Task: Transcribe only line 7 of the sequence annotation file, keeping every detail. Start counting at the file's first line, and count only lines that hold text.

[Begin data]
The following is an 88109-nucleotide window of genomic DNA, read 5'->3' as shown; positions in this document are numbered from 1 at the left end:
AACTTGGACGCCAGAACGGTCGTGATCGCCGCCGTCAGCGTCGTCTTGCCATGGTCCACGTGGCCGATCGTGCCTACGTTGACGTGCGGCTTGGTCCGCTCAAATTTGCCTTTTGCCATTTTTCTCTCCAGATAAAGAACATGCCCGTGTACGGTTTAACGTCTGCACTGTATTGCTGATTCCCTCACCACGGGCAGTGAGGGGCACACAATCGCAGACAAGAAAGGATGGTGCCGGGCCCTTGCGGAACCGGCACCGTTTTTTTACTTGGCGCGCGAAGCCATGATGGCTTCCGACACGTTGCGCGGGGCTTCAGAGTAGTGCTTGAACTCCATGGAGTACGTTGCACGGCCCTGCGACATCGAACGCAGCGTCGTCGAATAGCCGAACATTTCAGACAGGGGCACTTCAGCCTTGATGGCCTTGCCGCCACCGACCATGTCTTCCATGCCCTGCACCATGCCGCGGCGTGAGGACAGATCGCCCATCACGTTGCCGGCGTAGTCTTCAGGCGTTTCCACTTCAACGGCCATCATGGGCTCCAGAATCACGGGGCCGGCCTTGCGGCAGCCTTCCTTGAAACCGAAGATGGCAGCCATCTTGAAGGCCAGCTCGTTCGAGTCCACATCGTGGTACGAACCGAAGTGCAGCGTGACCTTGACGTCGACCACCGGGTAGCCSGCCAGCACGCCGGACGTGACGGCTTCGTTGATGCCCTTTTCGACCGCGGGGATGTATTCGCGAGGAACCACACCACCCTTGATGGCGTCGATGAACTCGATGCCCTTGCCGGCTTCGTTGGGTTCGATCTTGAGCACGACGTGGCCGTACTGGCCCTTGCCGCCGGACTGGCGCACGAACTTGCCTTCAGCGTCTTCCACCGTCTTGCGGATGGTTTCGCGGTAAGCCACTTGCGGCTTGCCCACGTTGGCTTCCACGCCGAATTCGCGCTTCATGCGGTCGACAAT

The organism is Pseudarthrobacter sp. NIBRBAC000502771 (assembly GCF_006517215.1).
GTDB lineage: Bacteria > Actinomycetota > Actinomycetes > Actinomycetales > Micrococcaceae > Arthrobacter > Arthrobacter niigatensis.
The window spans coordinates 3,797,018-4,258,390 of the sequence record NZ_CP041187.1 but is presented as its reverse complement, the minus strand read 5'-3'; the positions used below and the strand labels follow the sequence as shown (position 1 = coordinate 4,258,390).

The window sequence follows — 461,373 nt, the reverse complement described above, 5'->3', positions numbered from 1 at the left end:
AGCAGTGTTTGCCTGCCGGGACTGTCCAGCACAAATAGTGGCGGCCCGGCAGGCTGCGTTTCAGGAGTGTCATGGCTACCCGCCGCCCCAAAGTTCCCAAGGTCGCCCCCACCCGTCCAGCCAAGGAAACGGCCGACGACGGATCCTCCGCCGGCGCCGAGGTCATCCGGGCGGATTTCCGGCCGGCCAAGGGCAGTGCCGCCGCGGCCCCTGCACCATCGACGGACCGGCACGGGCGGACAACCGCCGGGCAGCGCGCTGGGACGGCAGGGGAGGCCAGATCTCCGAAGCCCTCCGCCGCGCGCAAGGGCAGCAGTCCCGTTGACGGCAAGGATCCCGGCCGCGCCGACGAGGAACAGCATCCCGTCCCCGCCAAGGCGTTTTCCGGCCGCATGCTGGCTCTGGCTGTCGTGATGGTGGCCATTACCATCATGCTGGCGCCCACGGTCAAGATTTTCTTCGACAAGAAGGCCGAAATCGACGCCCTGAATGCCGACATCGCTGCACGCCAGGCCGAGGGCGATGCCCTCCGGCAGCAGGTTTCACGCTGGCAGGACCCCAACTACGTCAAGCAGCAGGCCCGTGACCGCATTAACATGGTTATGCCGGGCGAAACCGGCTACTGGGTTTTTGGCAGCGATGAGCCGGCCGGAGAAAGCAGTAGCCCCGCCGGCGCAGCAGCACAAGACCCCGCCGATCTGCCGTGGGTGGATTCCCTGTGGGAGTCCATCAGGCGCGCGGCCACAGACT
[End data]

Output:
AGCAGTGTTTGCCTGCCGGGACTGTCCAGCACAAATAGTGGCGGCCCGGCAGGCTGCGTTTCAGGAGTGTCATGGCTACCCGCCGCCCCAAAGTTCCCAAGGTCGCCCCCACCCGTCCAGCCAAGGAAACGGCCGACGACGGATCCTCCGCCGGCGCCGAGGTCATCCGGGCGGATTTCCGGCCGGCCAAGGGCAGTGCCGCCGCGGCCCCTGCACCATCGACGGACCGGCACGGGCGGACAACCGCCGGGCAGCGCGCTGGGACGGCAGGGGAGGCCAGATCTCCGAAGCCCTCCGCCGCGCGCAAGGGCAGCAGTCCCGTTGACGGCAAGGATCCCGGCCGCGCCGACGAGGAACAGCATCCCGTCCCCGCCAAGGCGTTTTCCGGCCGCATGCTGGCTCTGGCTGTCGTGATGGTGGCCATTACCATCATGCTGGCGCCCACGGTCAAGATTTTCTTCGACAAGAAGGCCGAAATCGACGCCCTGAATGCCGACATCGCTGCACGCCAGGCCGAGGGCGATGCCCTCCGGCAGCAGGTTTCACGCTGGCAGGACCCCAACTACGTCAAGCAGCAGGCCCGTGACCGCATTAACATGGTTATGCCGGGCGAAACCGGCTACTGGGTTTTTGGCAGCGATGAGCCGGCCGGAGAAAGCAGTAGCCCCGCCGGCGCAGCAGCACAAGACCCCGCCGATCTGCCGTGGGTGGATTCCCTGTGGGAGTCCATCAGGCGCGCGGCCACAGACT